When the dust finally settled, Parisians seemed to be most devastated and saddened by the loss of the Hôtel de Ville. Within a couple of years, architects were invited to submit plans to rebuild. The winner, Théodore Ballu, proposed a building very similar to the old one. Work began immediately and by the end of the 19th century the grand building we see today was completed.

On our tour of the reception rooms, it was clear that no detail or expense had been spared on the interior decorations. The Grande Salle des Fêtes stretches the length of a football field, lit by dazzling Baccarat crystal chandeliers...

...with beautifully painted ceiling panels, depicting an invitation to the ball, music, dance, flowers and perfume, all surrounded by loads of ornate gold and interspersed with the words "liberté, égalité, fraternité"...

Around the border all the regions of France are shown. You can see Lyonnais in this photo and then to the right, the colony of Algeria.

The adjacent Salon Georges Bertrand is devoted to rural life. At the end of the 19th century 80% of the population were farmers. This lavish wood-panelled room is dedicated to them.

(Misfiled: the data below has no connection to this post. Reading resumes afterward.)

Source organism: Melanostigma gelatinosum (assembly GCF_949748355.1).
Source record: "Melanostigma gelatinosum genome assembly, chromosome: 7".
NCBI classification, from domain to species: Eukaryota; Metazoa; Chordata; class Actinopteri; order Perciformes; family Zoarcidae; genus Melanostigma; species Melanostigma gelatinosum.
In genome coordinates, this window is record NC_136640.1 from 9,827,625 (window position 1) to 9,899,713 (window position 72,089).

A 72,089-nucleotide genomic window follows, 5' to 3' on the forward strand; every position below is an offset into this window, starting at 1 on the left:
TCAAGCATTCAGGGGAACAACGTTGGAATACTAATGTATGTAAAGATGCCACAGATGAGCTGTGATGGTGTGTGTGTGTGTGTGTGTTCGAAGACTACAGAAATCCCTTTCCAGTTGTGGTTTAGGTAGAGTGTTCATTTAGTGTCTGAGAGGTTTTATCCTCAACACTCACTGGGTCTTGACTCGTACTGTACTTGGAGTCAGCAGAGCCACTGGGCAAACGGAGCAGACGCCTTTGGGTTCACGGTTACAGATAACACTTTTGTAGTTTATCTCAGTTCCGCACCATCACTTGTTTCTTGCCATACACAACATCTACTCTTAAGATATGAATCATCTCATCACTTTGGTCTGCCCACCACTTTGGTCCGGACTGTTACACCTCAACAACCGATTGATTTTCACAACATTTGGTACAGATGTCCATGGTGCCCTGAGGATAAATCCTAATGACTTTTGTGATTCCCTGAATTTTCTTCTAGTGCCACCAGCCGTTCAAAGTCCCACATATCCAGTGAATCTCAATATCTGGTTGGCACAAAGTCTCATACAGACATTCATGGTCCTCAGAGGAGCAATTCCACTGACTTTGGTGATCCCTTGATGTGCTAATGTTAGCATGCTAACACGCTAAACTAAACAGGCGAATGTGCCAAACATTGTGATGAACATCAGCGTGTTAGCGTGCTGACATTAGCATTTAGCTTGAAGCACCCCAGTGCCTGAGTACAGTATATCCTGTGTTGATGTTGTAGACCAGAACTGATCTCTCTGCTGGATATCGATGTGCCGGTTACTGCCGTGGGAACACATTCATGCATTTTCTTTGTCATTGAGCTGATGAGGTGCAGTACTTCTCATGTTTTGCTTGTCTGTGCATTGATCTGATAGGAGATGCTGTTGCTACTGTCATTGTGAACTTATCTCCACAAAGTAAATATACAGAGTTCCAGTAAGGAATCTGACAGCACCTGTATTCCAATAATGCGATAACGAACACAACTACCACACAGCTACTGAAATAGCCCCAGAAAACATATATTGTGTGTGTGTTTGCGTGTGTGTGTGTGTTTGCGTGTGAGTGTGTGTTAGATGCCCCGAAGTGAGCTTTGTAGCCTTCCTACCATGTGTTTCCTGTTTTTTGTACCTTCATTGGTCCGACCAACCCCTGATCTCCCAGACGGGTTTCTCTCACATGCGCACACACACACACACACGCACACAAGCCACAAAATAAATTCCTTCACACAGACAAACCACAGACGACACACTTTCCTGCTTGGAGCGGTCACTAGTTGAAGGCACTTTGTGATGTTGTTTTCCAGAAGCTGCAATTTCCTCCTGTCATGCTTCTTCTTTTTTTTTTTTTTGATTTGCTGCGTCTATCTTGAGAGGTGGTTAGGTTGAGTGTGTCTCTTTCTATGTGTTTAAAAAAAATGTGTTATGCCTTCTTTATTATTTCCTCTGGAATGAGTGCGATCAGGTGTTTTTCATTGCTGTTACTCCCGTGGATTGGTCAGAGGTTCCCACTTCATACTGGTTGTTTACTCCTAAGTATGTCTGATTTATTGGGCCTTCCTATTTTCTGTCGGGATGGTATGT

In the center of the ceiling is this stunning homage to the farmer...

...whilst in niches around the room, statues and other decorations celebrate wine, fishing and hunting. And there's that golden boat symbol again, above the marble statue, just to remind us of the origins of this grand building site.

Although these lavish reception rooms are not open to the public, there are other parts of the building that are. Two large spaces offer free admission to some excellent art exhibitions. Currently, we have enjoyed a beautiful show displaying the works of the Hungarian-born photographer Brassaï, who more than anyone captured the soul of Paris in his black and white images.